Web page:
Vaccinations and Health Concerns for Traveling to China

Man sitting on Great Wall of China

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If your travel is limiting you to large cities and tourist areas for a vacation, you are going to be fine and don't require any particular medication (other than OTC anti-diarrhea as the food or water might disagree with you).

If you're going to be in China for a longer period of time or you plan to be in rural areas for extended periods then you are going to need some vaccinations. Read on for more advice about your medical needs and health concerns while traveling in China. 


While no vaccinations are required for a trip to China (except for Yellow Fever if you're arriving from an infected area), it is recommended that you see your physician and preferably a doctor at a travel medicine clinic at least 4-6 weeks before you are scheduled to depart and make sure you are up-to-date on all of your routine vaccinations.

The US Center for Disease Control does have some recommendations about vaccinations depending on the type of travel you are doing. These recommended vaccines are good to consider as it is important that you take all necessary precautions to ensure you have a healthy and enjoyable trip.

Infectious Disease Reference

Disease outbreaks such as SARS and Avian Flu have been concerns for China over the last years. To understand more about these, and whether or not they are a threat to you during your trip to Asia, here are some good resources for travelers.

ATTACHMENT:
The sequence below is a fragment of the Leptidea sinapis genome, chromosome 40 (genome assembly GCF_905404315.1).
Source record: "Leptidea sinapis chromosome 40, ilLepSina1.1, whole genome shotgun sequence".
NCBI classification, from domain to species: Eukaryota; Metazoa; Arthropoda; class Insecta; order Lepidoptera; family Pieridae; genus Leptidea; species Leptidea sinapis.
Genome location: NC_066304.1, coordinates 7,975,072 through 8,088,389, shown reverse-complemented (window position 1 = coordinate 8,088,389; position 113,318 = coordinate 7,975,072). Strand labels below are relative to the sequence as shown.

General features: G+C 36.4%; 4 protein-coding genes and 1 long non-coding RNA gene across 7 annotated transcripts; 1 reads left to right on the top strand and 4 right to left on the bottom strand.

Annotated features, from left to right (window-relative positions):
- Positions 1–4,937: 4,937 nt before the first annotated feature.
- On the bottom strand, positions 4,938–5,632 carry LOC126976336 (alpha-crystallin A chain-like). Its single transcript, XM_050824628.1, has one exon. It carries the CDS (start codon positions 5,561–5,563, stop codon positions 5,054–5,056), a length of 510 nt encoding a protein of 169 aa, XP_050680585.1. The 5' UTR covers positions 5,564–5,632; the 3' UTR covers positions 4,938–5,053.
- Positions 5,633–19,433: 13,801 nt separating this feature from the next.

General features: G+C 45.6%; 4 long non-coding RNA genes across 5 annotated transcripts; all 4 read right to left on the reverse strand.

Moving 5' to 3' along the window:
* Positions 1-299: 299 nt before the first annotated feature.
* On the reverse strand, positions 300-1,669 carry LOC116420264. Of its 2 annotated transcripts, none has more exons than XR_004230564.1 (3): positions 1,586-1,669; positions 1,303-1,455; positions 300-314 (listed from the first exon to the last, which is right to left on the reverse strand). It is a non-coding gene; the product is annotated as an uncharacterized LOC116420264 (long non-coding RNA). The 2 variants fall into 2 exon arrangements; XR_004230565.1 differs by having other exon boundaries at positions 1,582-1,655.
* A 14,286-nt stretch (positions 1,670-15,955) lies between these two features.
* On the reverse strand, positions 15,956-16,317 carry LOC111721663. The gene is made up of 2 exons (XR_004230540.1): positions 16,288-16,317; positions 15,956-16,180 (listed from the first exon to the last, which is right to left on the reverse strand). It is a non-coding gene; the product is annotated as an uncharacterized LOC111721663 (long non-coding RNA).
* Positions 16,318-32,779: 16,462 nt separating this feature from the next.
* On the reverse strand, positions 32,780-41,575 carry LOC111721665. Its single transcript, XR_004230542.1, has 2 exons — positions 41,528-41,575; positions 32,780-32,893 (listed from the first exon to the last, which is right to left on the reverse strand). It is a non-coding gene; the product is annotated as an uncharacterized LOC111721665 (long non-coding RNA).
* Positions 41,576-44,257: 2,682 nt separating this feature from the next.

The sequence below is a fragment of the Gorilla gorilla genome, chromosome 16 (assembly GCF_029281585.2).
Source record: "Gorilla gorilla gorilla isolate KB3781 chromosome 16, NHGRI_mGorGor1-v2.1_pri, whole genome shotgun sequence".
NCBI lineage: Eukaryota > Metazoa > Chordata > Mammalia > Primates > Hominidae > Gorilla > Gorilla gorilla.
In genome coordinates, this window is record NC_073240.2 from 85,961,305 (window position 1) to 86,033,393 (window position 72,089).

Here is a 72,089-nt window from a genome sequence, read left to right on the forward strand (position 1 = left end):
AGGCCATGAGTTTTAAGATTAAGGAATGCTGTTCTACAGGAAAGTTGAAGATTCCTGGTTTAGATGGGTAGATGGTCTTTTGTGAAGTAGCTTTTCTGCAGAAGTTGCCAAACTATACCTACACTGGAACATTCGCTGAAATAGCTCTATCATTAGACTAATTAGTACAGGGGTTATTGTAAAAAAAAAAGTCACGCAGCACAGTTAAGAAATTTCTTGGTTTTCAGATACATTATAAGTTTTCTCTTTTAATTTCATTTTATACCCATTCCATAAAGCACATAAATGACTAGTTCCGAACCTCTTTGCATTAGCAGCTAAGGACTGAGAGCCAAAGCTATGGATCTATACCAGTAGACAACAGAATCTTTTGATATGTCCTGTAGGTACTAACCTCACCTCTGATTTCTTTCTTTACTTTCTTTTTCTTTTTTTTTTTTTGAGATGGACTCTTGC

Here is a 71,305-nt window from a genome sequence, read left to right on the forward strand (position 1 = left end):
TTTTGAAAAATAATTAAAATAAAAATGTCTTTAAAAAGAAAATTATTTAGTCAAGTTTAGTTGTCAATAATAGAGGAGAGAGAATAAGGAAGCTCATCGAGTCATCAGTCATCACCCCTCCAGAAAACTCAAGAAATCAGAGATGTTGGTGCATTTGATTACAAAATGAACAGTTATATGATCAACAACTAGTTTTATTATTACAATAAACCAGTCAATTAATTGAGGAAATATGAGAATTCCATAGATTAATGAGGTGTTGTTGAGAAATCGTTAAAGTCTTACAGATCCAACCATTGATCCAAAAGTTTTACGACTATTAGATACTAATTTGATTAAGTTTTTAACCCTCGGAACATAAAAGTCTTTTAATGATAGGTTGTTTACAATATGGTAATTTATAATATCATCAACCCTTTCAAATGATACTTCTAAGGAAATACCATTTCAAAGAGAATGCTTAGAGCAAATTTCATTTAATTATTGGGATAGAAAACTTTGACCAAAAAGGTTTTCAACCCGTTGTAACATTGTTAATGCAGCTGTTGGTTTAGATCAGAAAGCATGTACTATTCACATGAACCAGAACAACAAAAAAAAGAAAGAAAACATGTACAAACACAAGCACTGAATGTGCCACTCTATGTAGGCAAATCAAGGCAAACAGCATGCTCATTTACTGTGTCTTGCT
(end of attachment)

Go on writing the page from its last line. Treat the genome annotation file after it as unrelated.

What to Do in an Emergency

It is very unlikely you'll need to contact your embassy for a medical emergency. But it's good to have the contact details on hand along with their holiday schedule so you'll know what to do in an extreme case.

Water and Food Safety

It goes without saying you should be careful with food and water. Only drink bottled water and use it to brush your teeth. Your hotel will provide several bottles a day free of charge.

If you have an extremely sensitive stomach, then you may want to avoid raw vegetables. Peeled fruit and cooked food should cause you no problem. It's always best to take in your surroundings—if the restaurant is crowded (especially with locals) then the food is going to be fresh. If you stumble into a small place in the countryside and no one else is there, think twice. Read more about Water and Food Safety in China.

Basic Tips and Precautions

While many familiar drugs are available in China, navigating the language and communicating the need may not be something you have the time or energy for in an emergency. It's best to pack a few precautionary items with you, especially for minor illnesses and complaints. For a more thorough list, see First Aid Packing List for Travelers to China.

  • Bandaids
  • Antibacterial ointment
  • Headache medicine
  • Something for an upset stomach or diarrhea
  • Hand cleaner - wipes and sanitizers
  • Insect repellent
  • Allergy medication
  • Cold medicine
  • Sunscreen
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